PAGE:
Down Memory Lane – the First Decade 1943–1953 (Hannie)

DOWN MEMORY LANE – THE FIRST DECADE 1943 – 1953   written by Hannie

We borrowed the title from a very popular radio program on CFRB and have tried to create our own walk down memory lane in the form of reminiscences of the past five decades of our parents’ married life. Each of us will recreate one decade of the Olders family life. As the oldest, I will start off with the first decade. Some of my memories are actual ones, but many more are based on stories that have passed into family lore.

After the wedding, Mom and Dad moved to Tegelen where Dad had a shoe repair workshop and store. The new family started off at a time of extreme stress and deprivation, since their province, Limburg, was occupied by the Germans until May 1945. Mom and Dad spent part of the first two years of their married life hiding in a basement with several other families, and fighting a constant battle against starvation. From this basement they watched their house and business go up in flames during a bomb attack. Dad was a member of the Red Cross, and he was part of the team that would go out and rescue people trapped in bombed houses. He had a number of close calls – on one occasion he was caught outside during a surprise bombing raid and threw himself against a wall. When the attack was over he found a large grenade pieces just inches from his head.

I was born in June of 1944 and must have added immensely to the difficulties faced by our parents during these dreadful years. Apparently I slept in a portable bassinet on the counter of the store right by the front door so that, in the case of an air raid, I could be transported, bassinet and all, to the safety of a basement across the street. During the last winter of the war, the “honger winter”, Mom travelled all over the region on her bike to try to get milk for me. Near the end of the winter she had to fight off German soldiers who would have taken that bicycle away from her.

Possessing a radio during the war was strictly forbidden and if anyone was suspected of having one, the house could be searched and the occupants taken away. Of course, Mom and Dad listened to the radio, and had some tense moments when there as a surprise search. One time they hid the radio under the blankets of my baby carriage, and Mom asked the soldiers to please be quiet since the baby was asleep. The soldiers were so anxious not to wake me up that they tiptoed past the baby carriage and completely forgot to search it. Another time during a razzia (when the Germans collected all able bodied men and took them away to work in Germany) Dad jumped over the wall at the back of our yard into a neighbour’s garden. He dove into the dog house which was a little cramped – the gardener was already hiding there.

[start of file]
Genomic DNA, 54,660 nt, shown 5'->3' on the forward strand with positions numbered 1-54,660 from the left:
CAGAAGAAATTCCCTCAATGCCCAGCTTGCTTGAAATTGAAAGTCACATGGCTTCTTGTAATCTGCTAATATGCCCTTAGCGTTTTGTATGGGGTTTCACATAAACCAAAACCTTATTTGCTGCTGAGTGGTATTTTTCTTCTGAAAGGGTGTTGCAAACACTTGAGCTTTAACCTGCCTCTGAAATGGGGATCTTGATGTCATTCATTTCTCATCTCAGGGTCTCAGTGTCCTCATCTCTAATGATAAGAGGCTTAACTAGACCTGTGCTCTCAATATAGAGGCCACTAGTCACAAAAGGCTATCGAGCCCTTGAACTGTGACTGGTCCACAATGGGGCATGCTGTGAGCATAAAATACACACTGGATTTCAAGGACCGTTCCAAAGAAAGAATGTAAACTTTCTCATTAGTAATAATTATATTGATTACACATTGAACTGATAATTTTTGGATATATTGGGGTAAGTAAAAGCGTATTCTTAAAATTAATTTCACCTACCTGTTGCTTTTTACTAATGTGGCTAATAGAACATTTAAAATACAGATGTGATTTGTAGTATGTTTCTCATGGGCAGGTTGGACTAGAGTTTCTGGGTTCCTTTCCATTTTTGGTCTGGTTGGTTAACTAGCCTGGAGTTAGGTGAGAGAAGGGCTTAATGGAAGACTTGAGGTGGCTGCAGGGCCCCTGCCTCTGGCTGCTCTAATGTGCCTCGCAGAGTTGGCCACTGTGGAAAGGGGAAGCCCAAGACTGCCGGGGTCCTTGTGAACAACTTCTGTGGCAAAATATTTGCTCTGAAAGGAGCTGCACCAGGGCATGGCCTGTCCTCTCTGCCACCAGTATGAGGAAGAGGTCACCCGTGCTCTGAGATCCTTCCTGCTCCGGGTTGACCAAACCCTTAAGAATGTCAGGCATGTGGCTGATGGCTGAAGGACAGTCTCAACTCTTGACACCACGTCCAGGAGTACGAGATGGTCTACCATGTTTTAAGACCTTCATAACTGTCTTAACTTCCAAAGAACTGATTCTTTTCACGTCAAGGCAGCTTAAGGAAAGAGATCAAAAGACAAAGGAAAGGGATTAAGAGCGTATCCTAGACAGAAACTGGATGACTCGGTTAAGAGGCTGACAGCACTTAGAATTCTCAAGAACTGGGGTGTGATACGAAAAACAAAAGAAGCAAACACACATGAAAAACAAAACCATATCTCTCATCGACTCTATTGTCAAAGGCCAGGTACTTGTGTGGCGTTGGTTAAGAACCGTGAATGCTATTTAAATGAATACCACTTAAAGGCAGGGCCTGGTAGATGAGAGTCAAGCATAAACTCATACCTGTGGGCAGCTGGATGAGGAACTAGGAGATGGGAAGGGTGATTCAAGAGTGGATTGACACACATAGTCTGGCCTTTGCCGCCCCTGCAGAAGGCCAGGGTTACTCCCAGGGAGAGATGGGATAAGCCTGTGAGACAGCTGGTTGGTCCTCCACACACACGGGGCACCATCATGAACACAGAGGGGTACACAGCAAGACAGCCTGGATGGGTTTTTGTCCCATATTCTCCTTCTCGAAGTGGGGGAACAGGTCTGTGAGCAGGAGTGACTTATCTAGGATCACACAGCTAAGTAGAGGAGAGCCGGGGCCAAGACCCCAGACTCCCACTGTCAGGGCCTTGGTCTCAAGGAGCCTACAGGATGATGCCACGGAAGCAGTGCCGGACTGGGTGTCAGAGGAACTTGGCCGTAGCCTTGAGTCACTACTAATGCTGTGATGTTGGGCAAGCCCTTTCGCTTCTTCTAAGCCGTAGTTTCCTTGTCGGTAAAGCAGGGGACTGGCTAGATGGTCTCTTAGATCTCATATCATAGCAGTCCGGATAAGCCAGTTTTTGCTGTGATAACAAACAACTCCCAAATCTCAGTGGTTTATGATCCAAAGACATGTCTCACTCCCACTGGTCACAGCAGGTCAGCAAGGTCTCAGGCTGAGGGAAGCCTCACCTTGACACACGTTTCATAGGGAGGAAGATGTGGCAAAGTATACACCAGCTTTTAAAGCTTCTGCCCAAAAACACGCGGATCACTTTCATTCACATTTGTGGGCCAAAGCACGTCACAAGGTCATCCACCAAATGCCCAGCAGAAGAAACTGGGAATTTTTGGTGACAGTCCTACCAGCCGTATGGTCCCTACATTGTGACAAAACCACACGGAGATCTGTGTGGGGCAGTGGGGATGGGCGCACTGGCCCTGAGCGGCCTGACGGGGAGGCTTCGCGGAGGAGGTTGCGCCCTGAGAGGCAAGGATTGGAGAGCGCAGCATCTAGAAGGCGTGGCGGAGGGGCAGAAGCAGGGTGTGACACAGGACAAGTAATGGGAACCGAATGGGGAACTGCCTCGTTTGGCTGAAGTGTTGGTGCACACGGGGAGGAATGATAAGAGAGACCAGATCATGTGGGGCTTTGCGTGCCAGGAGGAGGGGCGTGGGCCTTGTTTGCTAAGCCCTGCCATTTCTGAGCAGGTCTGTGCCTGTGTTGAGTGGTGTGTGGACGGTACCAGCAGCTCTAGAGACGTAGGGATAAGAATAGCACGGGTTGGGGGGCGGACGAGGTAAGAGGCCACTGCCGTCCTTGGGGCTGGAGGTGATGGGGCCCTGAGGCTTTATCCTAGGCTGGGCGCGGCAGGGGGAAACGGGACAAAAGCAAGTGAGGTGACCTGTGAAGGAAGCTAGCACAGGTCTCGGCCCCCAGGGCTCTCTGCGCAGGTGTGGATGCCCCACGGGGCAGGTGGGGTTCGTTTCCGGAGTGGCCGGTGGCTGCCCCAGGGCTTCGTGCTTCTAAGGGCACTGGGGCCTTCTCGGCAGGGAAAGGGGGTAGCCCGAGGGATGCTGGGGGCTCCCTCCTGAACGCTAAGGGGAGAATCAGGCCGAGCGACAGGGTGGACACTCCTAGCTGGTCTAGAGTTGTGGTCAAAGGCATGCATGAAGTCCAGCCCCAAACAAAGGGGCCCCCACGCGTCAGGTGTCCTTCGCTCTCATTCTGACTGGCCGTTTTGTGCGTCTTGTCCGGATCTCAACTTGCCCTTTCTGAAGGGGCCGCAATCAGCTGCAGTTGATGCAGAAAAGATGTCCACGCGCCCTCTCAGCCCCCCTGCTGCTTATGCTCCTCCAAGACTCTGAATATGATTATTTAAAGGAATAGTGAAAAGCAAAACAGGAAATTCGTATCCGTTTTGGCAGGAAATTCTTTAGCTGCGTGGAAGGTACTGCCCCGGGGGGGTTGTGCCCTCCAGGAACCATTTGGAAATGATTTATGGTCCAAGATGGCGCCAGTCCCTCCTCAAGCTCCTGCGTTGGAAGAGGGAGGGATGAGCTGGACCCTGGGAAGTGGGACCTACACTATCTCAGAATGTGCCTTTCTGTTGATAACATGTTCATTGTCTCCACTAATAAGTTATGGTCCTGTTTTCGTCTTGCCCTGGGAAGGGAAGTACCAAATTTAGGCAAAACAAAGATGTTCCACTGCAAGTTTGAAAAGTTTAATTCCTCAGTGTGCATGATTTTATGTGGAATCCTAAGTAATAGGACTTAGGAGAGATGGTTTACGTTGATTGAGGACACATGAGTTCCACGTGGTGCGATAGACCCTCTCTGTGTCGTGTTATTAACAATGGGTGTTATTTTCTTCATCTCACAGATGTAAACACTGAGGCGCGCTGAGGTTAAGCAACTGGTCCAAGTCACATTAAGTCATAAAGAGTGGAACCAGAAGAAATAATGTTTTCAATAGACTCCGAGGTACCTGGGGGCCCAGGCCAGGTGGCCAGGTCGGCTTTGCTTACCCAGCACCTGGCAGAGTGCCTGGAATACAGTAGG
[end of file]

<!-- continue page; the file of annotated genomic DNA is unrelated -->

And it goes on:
However, the war finally came to an end in May 1945, the house was rebuilt, and the Olders family of the School Straat in Tegelen expanded rapidly. Wim (Bill) was born in January 1946, Piet (Peter) in March 1947, Henk (Henry) in June 1948, and Ine’s birth completed the family in June 1950.

Some highlights of those years:

  • Long walks we took with Dad on Sundays (probably while Mom had her sanity break!) – to the river Maas to watch the barges travelling up and down the river – to the duck ponds with bread to feed the ducks
  • the big pear tree in the yard that provided enough pears to last the winter. They were carefully stored on slatted shelves in the cellar. And how about pear sandwiches : thin slices of pear between two slices of bread and butter.
  • Saturday bath night in a tin tub set upon two chairs in the kitchen
  • Dad practicing his violin every afternoon after lunch
  • going shopping with Mom and receiving a little treat in each store – a candy in the grocery store, a cookie at the bakery, a slice of liverwurst at the butcher. The trick was not to actually ask for it, because that was considered impolite, and you would not get anything, but just to look yearningly
  • candy boxes during Lent when all children gave up sweets during the week, but saved all these treats and had a feast on Sundays
  • the feast of St. Martin, the patron saint of our parish church. Tegelen celebrated his feast with gusto –in the evening a parade of all the children of the town, carrying lighted Chinese lanterns marched to an empty field where a giant bonfire had been lit. A man, dressed as St. Martin, a Roman soldier on his horse, appeared and cut his military cloak in two, giving half to a poor beggar, thus re-enacting the episode that made him a saint. Then he disappeared, riding his horse through the flames, or so we were told. After that stirring conclusion, every child received a bag of candy.